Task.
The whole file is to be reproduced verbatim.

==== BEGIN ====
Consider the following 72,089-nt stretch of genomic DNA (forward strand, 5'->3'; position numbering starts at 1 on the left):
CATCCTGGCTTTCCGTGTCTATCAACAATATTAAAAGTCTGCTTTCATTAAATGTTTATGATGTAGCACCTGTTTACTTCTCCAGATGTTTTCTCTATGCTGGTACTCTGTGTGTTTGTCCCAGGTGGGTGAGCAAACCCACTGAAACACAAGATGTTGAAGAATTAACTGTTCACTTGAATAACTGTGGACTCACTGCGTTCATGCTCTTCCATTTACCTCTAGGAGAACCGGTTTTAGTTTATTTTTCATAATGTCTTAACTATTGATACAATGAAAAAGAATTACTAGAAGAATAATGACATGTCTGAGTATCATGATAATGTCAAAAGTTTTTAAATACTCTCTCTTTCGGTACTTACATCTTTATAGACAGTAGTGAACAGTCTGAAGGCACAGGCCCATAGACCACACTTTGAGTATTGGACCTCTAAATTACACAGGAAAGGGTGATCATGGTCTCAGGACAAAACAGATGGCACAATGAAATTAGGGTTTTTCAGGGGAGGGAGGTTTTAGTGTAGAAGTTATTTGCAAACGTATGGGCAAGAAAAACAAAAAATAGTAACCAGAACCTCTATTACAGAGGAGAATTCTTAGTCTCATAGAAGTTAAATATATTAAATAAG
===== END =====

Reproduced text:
Consider the following 72,089-nt stretch of genomic DNA (forward strand, 5'->3'; position numbering starts at 1 on the left):
CATCCTGGCTTTCCGTGTCTATCAACAATATTAAAAGTCTGCTTTCATTAAATGTTTATGATGTAGCACCTGTTTACTTCTCCAGATGTTTTCTCTATGCTGGTACTCTGTGTGTTTGTCCCAGGTGGGTGAGCAAACCCACTGAAACACAAGATGTTGAAGAATTAACTGTTCACTTGAATAACTGTGGACTCACTGCGTTCATGCTCTTCCATTTACCTCTAGGAGAACCGGTTTTAGTTTATTTTTCATAATGTCTTAACTATTGATACAATGAAAAAGAATTACTAGAAGAATAATGACATGTCTGAGTATCATGATAATGTCAAAAGTTTTTAAATACTCTCTCTTTCGGTACTTACATCTTTATAGACAGTAGTGAACAGTCTGAAGGCACAGGCCCATAGACCACACTTTGAGTATTGGACCTCTAAATTACACAGGAAAGGGTGATCATGGTCTCAGGACAAAACAGATGGCACAATGAAATTAGGGTTTTTCAGGGGAGGGAGGTTTTAGTGTAGAAGTTATTTGCAAACGTATGGGCAAGAAAAACAAAAAATAGTAACCAGAACCTCTATTACAGAGGAGAATTCTTAGTCTCATAGAAGTTAAATATATTAAATAAG